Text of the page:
The nonhematological toxicity observed after administration of 90Y-DOTA-biotin is summarized in Table 3. Diarrhea was the most frequent grade 4 toxicity. Twenty-two of the 25 patients (88%) had diarrhea of ≥grade 1 toxicity, 4 patients (16%) had grade 3, and 4 patients(16%) had grade 4 toxicity. Of the patients with grade 3 or 4 diarrhea, 50% had received prior radiation therapy to a field including bowel. Of the two patients with grade 4 diarrhea that had not received prior radiation therapy, one had a history of diverticulitis and one had an underlying partial small bowel obstruction. One patient with severe diarrhea, dehydration, and hypokalemia died of a cardiac arrest after refusing hospitalization for 2 consecutive days immediately prior to her death. Although autopsy revealed severe underlying cardiac disease, it is possible that diarrhea with hypokalemia contributed to this death. Nausea and vomiting occurred in 76% and 60% of patients, respectively, with all but one patient experiencing only grade 1 or 2 toxicity. Fatigue (grades 1–3) occurred in 84% of patients, with 68% of patients with grade 1 or 2 toxicity. Anorexia also occurred in 68% of patients, with a 56% incidence of grade 1 or 2 toxicity. Other nonhematological toxicities occurred less frequently. The other grade 4 toxicities observed included: two patients with dehydration secondary to diarrhea, nausea, vomiting, and anorexia; one patient with jaundice with elevated creatinine with end-stage hepatorenal syndrome thought to be unrelated to the RIT(patient had progressive disease and post-operative complications after surgery for a bowel obstruction); one patient with stomatitis; and one patient with both abdominal cramping and abdominal pain secondary to small bowel obstruction from progressive disease. The number of patients with elevated liver function tests is shown in Table 3. Grade 3 or 4 abnormalities in alkaline phosphatase, transaminases, and total bilirubin were observed in 32% of patients. In 50% of the patients with grade 3 or 4 elevated liver function tests, these elevations were transient and reversible, and in 50% of patients, these abnormalities persisted and were attributable to progressive disease. Grade 1 or 2 only liver function test toxicities were observed in 60% of patients. Again, these abnormalities were either transient and reversible in 27%of patients or persistent and apparently secondary to progressive disease in 73% of patients. Of concern, two patients (patients 2 and 3) developed significant elevations in serum creatinine levels 7–8 months after treatment to 3.1 and 6.8, respectively, that cannot be explained by progressive disease.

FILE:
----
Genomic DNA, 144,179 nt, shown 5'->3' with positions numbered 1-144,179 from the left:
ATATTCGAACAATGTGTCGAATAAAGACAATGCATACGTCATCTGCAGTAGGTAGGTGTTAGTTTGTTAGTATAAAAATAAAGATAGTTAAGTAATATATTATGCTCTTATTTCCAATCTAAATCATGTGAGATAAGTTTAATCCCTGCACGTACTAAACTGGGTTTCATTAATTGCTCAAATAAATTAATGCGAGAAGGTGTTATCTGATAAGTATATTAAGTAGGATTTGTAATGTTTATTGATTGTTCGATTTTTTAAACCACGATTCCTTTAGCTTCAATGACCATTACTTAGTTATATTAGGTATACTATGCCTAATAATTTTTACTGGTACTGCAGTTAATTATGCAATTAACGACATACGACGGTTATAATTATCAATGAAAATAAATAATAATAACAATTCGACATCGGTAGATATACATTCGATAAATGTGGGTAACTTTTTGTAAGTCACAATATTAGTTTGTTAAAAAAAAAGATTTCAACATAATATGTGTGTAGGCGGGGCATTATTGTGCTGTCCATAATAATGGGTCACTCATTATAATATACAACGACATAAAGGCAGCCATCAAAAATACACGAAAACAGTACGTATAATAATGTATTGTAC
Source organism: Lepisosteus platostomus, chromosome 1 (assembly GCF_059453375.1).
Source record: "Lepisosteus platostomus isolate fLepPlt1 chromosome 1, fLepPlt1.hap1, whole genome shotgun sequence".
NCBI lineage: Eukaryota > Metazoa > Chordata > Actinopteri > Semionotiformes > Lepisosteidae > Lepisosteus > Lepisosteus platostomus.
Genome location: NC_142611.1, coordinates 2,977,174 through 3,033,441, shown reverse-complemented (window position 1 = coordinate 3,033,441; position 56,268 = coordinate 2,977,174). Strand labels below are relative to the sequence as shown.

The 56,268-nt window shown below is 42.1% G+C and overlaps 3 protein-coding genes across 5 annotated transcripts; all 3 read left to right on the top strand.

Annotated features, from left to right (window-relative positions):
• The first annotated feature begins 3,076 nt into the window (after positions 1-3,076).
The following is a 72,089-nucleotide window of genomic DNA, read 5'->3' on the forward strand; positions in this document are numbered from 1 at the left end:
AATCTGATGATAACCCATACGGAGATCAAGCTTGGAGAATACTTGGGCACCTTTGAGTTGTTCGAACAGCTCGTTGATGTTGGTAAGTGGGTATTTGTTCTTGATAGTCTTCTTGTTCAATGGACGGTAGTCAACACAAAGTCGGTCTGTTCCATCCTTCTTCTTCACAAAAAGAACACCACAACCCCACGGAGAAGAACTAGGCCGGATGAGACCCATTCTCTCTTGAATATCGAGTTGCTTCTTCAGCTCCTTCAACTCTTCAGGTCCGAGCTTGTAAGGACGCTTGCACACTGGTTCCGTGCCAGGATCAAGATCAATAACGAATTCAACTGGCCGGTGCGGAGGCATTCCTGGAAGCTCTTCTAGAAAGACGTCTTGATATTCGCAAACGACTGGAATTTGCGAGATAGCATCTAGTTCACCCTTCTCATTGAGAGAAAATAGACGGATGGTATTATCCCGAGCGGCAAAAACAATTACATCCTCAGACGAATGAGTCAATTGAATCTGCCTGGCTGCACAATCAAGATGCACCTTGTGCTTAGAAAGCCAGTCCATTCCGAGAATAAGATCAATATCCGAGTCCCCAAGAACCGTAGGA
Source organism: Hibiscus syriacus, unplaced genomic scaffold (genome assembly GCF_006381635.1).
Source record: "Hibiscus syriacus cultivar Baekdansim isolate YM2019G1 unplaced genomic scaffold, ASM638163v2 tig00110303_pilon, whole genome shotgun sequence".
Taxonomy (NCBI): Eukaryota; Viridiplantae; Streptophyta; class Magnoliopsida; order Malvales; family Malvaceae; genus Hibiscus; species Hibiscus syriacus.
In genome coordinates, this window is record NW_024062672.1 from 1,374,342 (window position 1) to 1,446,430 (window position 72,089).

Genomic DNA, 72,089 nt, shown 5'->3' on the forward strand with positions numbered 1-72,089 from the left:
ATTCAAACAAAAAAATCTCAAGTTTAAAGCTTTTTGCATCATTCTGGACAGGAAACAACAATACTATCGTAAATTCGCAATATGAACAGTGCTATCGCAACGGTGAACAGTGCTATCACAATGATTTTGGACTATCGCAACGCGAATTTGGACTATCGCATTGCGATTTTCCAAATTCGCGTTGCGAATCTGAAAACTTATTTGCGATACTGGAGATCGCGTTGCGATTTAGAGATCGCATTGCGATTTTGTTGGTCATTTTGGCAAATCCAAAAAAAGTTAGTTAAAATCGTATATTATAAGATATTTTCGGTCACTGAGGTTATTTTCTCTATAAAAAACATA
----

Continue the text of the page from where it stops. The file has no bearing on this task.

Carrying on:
Hematological toxicity was less severe and is summarized in Table 4. The numbers of patient with grades 1–4 leukopenia, granulocytopenia, thrombocytopenia, and anemia are shown. There were more patients with grade 4 thrombocytopenia than grade 4 neutropenia. Mean nadir counts are based on absolute nadir counts or the lowest count that occurred prior to the initiation of granulocyte-colony stimulating factor in three patients or platelet transfusions in three patients. Nadirs generally occurred between 5 and 6 weeks after treatment and usually resolved by approximately 6–8 weeks after treatment (Table 5).

Human Antimouse, SA, and Conjugate Responses.

All patients had a positive antibody response to the mouse antibody(HAMA), SA (HASA), and conjugate (HACA), defined as an increase ≥2 SD above the mean of a control population in measured normal human serum units. Positive antibody responses were observed in 70–80% of patients by 2 weeks after treatment and in all patients by 4–5 weeks after treatment.

Dosimetry.

Three patients treated at Virginia Mason Medical Center on the Phase II study underwent dosimetry studies with estimated doses to the small intestine (standard MIRD calculation), kidney, and bone marrow of 2102 ± 591 cGy, 2864 ± 840 cGy, and 33 ± 8 cGy,respectively. Tumor doses were estimated for two of these patients at 479 cGy (patient 6, lung mass) and 2885 cGy (patient 8, liver lesion). A tumor dose was not calculated for the third patient (patient 7)because of poor imaging of disease in that patient.

Pretargeting approaches for RIT of solid tumors provide an opportunity to significantly increase the therapeutic index of pretargeted RIT compared with the use of directly labeled MABs. Unfortunately, the results of the Phase II trial described here are disappointing because of the inability to deliver sufficiently high doses to tumor and because of dose-limiting normal tissue toxicity secondary to reactivity of the antibody with normal tissues. Nevertheless, proof of principle was demonstrated for the pretargeting approach, with clearance of ≥95% of circulating antibody to serum levels <5 μg/ml of biotin bonding conjugate, and useful information was obtained that will allow for improved RIT using similar approaches in the future.